Grand Staircase-Escalante National Monument, Part 3: Coyote Buttes and The Wave
An extraordinary set of circumstances occurred when I returned to the trailhead from my morning in Wire Pass and Buckskin Gulch. I had decided to drive to a different trailhead for an afternoon hike since my planned all-day excursion in Buckskin hadn’t quite worked out. And with this in mind, I arrived back at my car and was drinking some water when a woman approached me and asked if I knew the way to The Wave.
The Wave is a famous, oft-photographed sandstone formation in the Coyote Buttes which shares the trailhead with Wire Pass. Twenty permits per day are issued by lottery, ten of them four months in advance, and ten the prior day at the BLM office in Kanab. Rangers patrol the area and regularly give out fines up to $5,000 and six months in jail. There are no real maps to The Wave though there are a couple landmarks apparently. If you are able to secure a permit, the BLM provides you with these and with GPS coordinates. The three mile trail out crosses open desert and more than a mile of slickrock towards the end, so following footprints is impossible after about halfway. Getting lost is very common.
I did not anticipate hiking The Wave (certainly not that day since I didn’t have a permit) and thus was not able to provide much help to the woman inquiring though I was able to tell her where I thought the trail broke to the buttes broke off from the wash that led into Wire Pass. I asked if she had a permit because I was pretty certain that they gave you information and she told me that she had showed up that morning to get a permit but because of the government shutdown they were not issuing any. And – LOOP HOLE – because the area wasn’t technically closed until noon (it was just after 11am), she was told that she could try it on her own. There would be no rangers would patrolling for permits because they were furloughed. This was a once in a lifetime set of coincidences. I don’t know what happened because I’m really quite the loner but I heard the words come out of my mouth: “Can I go with you?” Judi immediately said that yes, of course, we would do it together! And that was how I came to hike The Wave.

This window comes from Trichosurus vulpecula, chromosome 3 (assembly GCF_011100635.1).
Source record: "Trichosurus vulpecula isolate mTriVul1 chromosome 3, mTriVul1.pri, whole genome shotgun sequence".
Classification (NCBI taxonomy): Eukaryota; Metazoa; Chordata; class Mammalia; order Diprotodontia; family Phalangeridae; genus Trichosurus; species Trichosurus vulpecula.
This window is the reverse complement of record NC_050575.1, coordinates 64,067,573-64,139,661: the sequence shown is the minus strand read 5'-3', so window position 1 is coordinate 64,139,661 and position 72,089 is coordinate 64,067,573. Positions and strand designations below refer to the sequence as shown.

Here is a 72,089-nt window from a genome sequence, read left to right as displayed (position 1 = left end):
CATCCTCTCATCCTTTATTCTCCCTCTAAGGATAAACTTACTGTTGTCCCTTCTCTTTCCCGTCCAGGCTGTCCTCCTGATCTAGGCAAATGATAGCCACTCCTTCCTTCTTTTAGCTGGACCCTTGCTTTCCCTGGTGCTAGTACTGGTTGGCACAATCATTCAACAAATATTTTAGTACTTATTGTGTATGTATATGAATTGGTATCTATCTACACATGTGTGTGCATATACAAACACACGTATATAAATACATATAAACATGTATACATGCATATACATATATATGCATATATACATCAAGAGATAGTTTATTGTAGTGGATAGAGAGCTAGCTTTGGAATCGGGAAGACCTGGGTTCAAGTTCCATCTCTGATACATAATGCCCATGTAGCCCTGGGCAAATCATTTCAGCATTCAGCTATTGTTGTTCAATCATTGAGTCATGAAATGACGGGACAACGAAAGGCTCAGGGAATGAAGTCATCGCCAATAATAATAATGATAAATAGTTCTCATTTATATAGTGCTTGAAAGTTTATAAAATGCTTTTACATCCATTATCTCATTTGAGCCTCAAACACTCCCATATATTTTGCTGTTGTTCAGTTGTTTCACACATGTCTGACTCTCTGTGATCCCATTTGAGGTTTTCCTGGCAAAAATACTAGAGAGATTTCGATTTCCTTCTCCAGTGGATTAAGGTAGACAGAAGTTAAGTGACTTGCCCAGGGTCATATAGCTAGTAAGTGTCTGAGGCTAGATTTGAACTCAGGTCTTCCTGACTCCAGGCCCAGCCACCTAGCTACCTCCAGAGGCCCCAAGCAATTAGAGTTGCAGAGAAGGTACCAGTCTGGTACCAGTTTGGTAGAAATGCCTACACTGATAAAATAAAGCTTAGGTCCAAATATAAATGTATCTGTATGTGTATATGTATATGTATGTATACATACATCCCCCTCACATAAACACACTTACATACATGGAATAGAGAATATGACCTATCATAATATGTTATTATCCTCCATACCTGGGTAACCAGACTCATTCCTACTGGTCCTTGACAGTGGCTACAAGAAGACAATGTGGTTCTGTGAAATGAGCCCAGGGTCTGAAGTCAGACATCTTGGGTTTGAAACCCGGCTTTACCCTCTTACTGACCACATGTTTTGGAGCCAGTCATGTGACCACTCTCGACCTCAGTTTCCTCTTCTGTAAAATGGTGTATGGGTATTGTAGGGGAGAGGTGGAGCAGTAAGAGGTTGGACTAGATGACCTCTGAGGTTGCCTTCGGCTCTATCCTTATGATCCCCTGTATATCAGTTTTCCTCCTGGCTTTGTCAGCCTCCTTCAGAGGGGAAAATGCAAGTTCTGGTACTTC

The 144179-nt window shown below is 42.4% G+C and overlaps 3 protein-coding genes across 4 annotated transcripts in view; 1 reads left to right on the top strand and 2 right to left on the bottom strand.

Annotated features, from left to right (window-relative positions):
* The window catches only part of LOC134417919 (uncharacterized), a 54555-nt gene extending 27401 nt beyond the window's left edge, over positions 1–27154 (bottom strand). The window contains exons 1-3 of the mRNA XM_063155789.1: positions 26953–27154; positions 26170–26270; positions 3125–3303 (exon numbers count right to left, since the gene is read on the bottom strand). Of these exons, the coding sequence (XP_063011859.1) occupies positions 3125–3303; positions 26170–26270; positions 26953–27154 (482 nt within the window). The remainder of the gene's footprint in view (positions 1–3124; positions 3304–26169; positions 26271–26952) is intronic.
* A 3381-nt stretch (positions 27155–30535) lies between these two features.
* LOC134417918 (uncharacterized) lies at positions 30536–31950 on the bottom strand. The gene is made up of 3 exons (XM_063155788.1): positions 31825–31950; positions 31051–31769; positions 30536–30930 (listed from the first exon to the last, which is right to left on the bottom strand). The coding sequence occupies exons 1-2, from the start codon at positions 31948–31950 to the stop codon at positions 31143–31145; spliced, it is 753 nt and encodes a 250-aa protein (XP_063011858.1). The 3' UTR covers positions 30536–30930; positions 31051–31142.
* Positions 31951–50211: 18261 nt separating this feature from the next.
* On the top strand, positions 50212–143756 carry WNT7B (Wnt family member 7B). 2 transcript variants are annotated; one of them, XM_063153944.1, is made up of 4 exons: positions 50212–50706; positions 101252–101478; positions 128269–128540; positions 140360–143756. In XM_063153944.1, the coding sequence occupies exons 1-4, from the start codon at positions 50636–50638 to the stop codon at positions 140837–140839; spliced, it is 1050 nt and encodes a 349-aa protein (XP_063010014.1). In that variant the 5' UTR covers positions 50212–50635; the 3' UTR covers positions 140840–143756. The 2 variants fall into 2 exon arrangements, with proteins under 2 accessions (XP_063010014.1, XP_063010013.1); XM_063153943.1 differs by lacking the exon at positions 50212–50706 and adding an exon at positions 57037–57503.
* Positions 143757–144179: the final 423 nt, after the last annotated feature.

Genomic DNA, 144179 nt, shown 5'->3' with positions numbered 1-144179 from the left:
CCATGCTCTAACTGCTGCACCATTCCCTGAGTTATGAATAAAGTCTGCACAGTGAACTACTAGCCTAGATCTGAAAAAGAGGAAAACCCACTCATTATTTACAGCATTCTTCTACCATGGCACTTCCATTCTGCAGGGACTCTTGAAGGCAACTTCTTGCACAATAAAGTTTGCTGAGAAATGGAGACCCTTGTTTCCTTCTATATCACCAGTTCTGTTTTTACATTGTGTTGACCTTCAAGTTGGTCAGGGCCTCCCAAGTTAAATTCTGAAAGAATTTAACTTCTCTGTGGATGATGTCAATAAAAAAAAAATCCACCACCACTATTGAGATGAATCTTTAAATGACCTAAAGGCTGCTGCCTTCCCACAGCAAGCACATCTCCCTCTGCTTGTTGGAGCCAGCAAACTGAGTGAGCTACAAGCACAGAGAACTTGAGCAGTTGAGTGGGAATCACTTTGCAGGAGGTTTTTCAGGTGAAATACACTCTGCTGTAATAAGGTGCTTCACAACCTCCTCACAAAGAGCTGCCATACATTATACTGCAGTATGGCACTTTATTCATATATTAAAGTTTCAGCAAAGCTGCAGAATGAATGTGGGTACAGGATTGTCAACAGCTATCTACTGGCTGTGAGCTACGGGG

Well, we were able to follow footprints for a while but as soon as we hit rock, we took a wrong turn. There were intermittent footprints that we thought were a promising, but that were apparently left from other lost hikers. We finally saw another group walking the in the distance across a shallow canyon towards the direction of the trailhead but then a few minutes later we saw another group heading away from the trailhead, along much the same path. We chased them down. It turned out that this group of three were also unpermitted but seemed to have a better idea of where they were going. They were at least going in the right direction; the five of us were assured this about fifteen minutes later by another group returning from The Wave. Somewhere after that point we all got lost again but luckily as we were wandering around we encountered more people who were able to point us in the right direction. And so, after about three and a half hours, we had found The Wave.
This landscape is otherworldly. Coyote Buttes is one of the most inconceivable sections this planet: the sandstone is fantastically striped and twisted and vivid. The sky is impossible blue. It is heavenly. Here are approximately 1% of the total pictures I took:
The whole trip took us a little over five hours round trip It should have been a six mile roundtrip hike but was probably closer to nine or ten miles. However, as I told Judi, I consider this the scenic route – because the scenery was some of the most amazing I’ve ever seen. In fact, some of the landscape we saw beyond The Wave was just as amazing as the famous formation itself.
It was such a wonderful afternoon and I am so thankful that I met such an awesome person. Together, and with help from a few groups of people we met, we made it. It was truly spectacular.